LOUIS XVI. (1754-1793), king of France, was the son of Louis, dauphin of France, the son of Louis XV., and of Marie Joseph of Saxony, and was born at Versailles on the 23rd of August 1754, being baptized as Louis Augustus. His father's death in 1765 made him heir to the throne, and in 1770 he was married to Marie Antoinette, daughter of the empress Maria Theresa. He was just twenty years old when the death of Louis XV. on the 10th of May 1774 placed him on the throne. He began his reign under good auspices, with Turgot, the greatest living French statesman, in charge of the disorganized finances; but in less than two years he had yielded to the demand of the vested interests attacked by Turgot's reforms, and dismissed him. Turgot's successor, Necker, however, continued the regime of reform until 1781, and it was only with Necker's dismissal that the period of reaction began. Marie Antoinette then obtained that ascendancy over her husband which was partly responsible for the extravagance of the ministry of Calonne, and brought on the Revolution by the resulting financial embarrassment.' The third part of his reign began with the meeting of the statesgeneral on the 4th of May 1789, which marked the opening of the Revolution. The revolt of Paris and the taking of the Bastille on the 14th of July were its results. The suspicion, not without justification, of a second attempt at a coup d'etat led on the 6th of October to the "capture" of the king and royal family at Versailles by a mob from Paris, and their transference to the Tuileries. In spite of the growing radicalism of the clubs, however, loyalty to the king remained surprisingly strong. When he swore to maintain the constitution, then in progress of construction, at the festival of the federation on the 14th of July 1790, he was at the height of his popularity. Even his attempted flight on the 10th of June 1791 did not entirely turn the nation against him, although he left documents which proved his opposition to the whole Revolution. Arrested at Varennes, and brought back to Paris, he was maintained as a constitutional king, and took his oath on the 13th of September 1791. But already a party was forming in Paris which demanded his deposition. This first became noticeable in connexion with the affair of the Champ de Mars on the 17th of July 1791. Crushed for a time the party gained strength through the winter of 1791-1792. The declaration of war against the emperor Francis II., nephew of Marie Antoinette, was forced upon the king by those who wished to discredit him by failure, or to compel him to declare himself openly an enemy to the Revolution. Their policy proved effective. The failure of the war, which intensified popular hatred of the Austrian queen, involved the king; and the invasion of the Tuileries on the 10th of June 1792 was but the prelude to the conspiracy which resulted, on the 10th of August, in the capture of the palace and the "suspension" of royalty by the Legislative Assembly until the convocation of a national convention in September. On the 21st of September 1792 the Convention declared royalty abolished, and in January it tried the king for his treason against the nation, and condemned him to death. He was executed on the 21st of January 1793.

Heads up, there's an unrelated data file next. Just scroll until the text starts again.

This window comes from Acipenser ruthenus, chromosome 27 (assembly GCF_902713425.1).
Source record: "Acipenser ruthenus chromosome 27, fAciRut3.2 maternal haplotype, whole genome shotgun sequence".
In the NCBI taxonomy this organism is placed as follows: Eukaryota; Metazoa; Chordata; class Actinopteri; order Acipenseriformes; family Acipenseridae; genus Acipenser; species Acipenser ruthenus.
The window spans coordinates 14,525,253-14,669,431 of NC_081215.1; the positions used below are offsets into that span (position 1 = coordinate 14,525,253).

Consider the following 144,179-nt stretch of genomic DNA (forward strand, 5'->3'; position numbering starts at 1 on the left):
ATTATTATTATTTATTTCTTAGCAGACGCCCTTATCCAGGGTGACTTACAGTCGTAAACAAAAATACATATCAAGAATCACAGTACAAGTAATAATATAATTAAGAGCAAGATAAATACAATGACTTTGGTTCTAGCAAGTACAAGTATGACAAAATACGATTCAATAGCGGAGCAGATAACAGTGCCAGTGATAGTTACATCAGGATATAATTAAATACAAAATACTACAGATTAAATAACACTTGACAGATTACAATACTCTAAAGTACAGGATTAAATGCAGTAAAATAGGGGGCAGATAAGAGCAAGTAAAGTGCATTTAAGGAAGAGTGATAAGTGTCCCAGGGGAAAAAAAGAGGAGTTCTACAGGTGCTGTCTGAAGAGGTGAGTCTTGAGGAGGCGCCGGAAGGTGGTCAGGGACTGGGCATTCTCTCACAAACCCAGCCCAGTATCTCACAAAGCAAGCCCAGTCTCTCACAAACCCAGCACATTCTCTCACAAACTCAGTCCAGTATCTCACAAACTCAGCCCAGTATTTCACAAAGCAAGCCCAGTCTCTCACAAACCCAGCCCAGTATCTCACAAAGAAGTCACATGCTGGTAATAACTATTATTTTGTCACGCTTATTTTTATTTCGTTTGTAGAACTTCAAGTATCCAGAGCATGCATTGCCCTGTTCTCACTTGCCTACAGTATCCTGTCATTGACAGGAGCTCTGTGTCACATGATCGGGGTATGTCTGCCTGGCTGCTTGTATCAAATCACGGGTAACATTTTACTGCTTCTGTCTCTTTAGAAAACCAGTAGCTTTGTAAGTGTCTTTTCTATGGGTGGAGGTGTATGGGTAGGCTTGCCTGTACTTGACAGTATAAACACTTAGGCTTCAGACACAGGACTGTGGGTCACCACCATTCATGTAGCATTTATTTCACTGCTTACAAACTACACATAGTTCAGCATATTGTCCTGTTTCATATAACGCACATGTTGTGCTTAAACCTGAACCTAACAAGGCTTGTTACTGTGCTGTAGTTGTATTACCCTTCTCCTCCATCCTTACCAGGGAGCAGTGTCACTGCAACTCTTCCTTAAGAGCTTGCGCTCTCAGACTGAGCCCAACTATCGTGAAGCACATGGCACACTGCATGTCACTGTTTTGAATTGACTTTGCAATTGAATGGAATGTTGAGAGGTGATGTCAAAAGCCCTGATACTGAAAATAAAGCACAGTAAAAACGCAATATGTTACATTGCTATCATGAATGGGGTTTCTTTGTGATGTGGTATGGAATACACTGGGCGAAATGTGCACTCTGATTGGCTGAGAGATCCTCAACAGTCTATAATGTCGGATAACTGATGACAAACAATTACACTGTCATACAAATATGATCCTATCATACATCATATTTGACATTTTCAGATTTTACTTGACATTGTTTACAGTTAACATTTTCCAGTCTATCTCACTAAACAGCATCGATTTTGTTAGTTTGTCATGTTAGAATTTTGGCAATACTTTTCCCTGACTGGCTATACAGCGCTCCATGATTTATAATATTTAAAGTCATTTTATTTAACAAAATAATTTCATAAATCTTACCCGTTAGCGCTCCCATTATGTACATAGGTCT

Louis XVI. was weak in character and mentally dull. His courage and dignity during his trial and on the scaffold has left him a better reputation than he deserves. His diary shows how little he understood, or cared for, the business of a king. Days on which he had not shot anything at the hunt were blank days for him. The entry on the 14th of July 1789 was "nothing"! The greater part of his time was spent hunting. He also amused himself making locks, and a little at masonry. Awkward and uncourtly, at heart shy, he was but a poor figurehead for the stately court of France. At first he did not care for Marie Antoinette, but after he came under her influence, her thoughtless conduct compromised him, and it was largely she who encouraged him in underhand opposition to the Revolution while he pretended to accept it. The only point on which he had of his own initiative shown a strong objection to revolutionary measures was in the matter of the civil constitution of the clergy. A devoted and sincere Roman Catholic, he refused at first to sanction a constitution for the church in France without the pope's approval, and after he had been compelled to allow the constitution to become law he resolved to oppose the Revolution definitely by intrigues. His policy was both feeble and false. He was singularly unfortunate even when he gave in, delaying his acquiescence until it had the air of a surrender. It is often said that Louis XVI. was the victim of the faults of his predecessors. He was also the victim of his own.

Having lost his elder son in 1789 Louis left two children, Louis Charles, usually known as Louis XVII., and Marie Therese Charlotte (1778-1851), who married her cousin, Louis, duke of Angouleme, son of Charles X., in 1799. The "orphan of the Temple," as the princess was called, was in prison for three years, ' The responsibility of Marie Antoinette for the policy of the king before and during the Revolution has been the subject of much controversy. In general it may be said that her influence on politics has been much exaggerated. (See Marie Antoinette.) [Ed.] during which time she remained ignorant of the fate which had befallen her parents. She died on the 19th of October 1851. Her life by G. Lenotre has been translated into English by J. L. May (1908).

See the articles French Revolution and Marie Antoinette. F. X. J. Droz, Histoire du regne de Louis XVI. (3 vols., Paris, 1860), a sane and good history of the period; and Arsene Houssaye, Louis XVI. (Paris, 1891). See also the numerous memoirs of the time, and the marquis de Segur's Au couchant de la monarchie, Louis XVI. et Turgot (1910).

For bibliographies see G. Monod, Bibl. de la France; Lavisse et Rambaud, Hist. Univ., vols. vii. and viii.; and the Cambridge Modern History, vol. viii. (R. A.*)